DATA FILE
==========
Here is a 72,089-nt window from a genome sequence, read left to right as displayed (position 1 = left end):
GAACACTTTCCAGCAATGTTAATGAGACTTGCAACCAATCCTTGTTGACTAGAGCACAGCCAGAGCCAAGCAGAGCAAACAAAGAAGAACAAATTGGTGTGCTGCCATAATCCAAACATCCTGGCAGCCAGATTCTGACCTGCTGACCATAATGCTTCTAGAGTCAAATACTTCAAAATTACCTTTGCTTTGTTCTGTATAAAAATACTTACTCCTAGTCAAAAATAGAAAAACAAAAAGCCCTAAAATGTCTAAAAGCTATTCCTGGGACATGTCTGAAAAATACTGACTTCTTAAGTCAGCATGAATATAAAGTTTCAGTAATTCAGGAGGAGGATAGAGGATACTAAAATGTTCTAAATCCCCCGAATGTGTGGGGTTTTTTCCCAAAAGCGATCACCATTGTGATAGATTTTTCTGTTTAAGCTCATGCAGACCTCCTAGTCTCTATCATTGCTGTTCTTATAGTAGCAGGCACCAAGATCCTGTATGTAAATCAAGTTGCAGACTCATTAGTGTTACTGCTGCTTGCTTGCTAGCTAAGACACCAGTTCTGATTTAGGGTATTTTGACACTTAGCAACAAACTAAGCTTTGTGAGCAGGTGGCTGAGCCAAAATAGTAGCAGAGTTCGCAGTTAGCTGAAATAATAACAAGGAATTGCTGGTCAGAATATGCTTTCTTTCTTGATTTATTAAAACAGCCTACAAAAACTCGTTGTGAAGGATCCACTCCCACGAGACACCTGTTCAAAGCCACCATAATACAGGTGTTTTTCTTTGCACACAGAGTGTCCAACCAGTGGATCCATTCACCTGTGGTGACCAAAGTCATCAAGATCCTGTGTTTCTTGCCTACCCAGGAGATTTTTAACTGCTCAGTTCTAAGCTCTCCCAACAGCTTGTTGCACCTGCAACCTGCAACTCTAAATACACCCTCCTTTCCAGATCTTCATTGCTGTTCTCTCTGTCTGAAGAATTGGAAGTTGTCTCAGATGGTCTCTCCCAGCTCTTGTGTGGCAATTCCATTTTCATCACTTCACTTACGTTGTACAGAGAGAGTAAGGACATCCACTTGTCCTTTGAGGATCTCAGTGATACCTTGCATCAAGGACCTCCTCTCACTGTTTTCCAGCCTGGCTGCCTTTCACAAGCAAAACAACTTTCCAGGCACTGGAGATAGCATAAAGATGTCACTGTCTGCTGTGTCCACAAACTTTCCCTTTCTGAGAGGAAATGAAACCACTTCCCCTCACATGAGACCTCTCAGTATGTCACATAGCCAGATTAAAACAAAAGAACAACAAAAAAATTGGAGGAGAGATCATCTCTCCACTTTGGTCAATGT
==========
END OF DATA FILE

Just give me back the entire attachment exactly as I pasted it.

Here is a 72,089-nt window from a genome sequence, read left to right as displayed (position 1 = left end):
GAACACTTTCCAGCAATGTTAATGAGACTTGCAACCAATCCTTGTTGACTAGAGCACAGCCAGAGCCAAGCAGAGCAAACAAAGAAGAACAAATTGGTGTGCTGCCATAATCCAAACATCCTGGCAGCCAGATTCTGACCTGCTGACCATAATGCTTCTAGAGTCAAATACTTCAAAATTACCTTTGCTTTGTTCTGTATAAAAATACTTACTCCTAGTCAAAAATAGAAAAACAAAAAGCCCTAAAATGTCTAAAAGCTATTCCTGGGACATGTCTGAAAAATACTGACTTCTTAAGTCAGCATGAATATAAAGTTTCAGTAATTCAGGAGGAGGATAGAGGATACTAAAATGTTCTAAATCCCCCGAATGTGTGGGGTTTTTTCCCAAAAGCGATCACCATTGTGATAGATTTTTCTGTTTAAGCTCATGCAGACCTCCTAGTCTCTATCATTGCTGTTCTTATAGTAGCAGGCACCAAGATCCTGTATGTAAATCAAGTTGCAGACTCATTAGTGTTACTGCTGCTTGCTTGCTAGCTAAGACACCAGTTCTGATTTAGGGTATTTTGACACTTAGCAACAAACTAAGCTTTGTGAGCAGGTGGCTGAGCCAAAATAGTAGCAGAGTTCGCAGTTAGCTGAAATAATAACAAGGAATTGCTGGTCAGAATATGCTTTCTTTCTTGATTTATTAAAACAGCCTACAAAAACTCGTTGTGAAGGATCCACTCCCACGAGACACCTGTTCAAAGCCACCATAATACAGGTGTTTTTCTTTGCACACAGAGTGTCCAACCAGTGGATCCATTCACCTGTGGTGACCAAAGTCATCAAGATCCTGTGTTTCTTGCCTACCCAGGAGATTTTTAACTGCTCAGTTCTAAGCTCTCCCAACAGCTTGTTGCACCTGCAACCTGCAACTCTAAATACACCCTCCTTTCCAGATCTTCATTGCTGTTCTCTCTGTCTGAAGAATTGGAAGTTGTCTCAGATGGTCTCTCCCAGCTCTTGTGTGGCAATTCCATTTTCATCACTTCACTTACGTTGTACAGAGAGAGTAAGGACATCCACTTGTCCTTTGAGGATCTCAGTGATACCTTGCATCAAGGACCTCCTCTCACTGTTTTCCAGCCTGGCTGCCTTTCACAAGCAAAACAACTTTCCAGGCACTGGAGATAGCATAAAGATGTCACTGTCTGCTGTGTCCACAAACTTTCCCTTTCTGAGAGGAAATGAAACCACTTCCCCTCACATGAGACCTCTCAGTATGTCACATAGCCAGATTAAAACAAAAGAACAACAAAAAAATTGGAGGAGAGATCATCTCTCCACTTTGGTCAATGT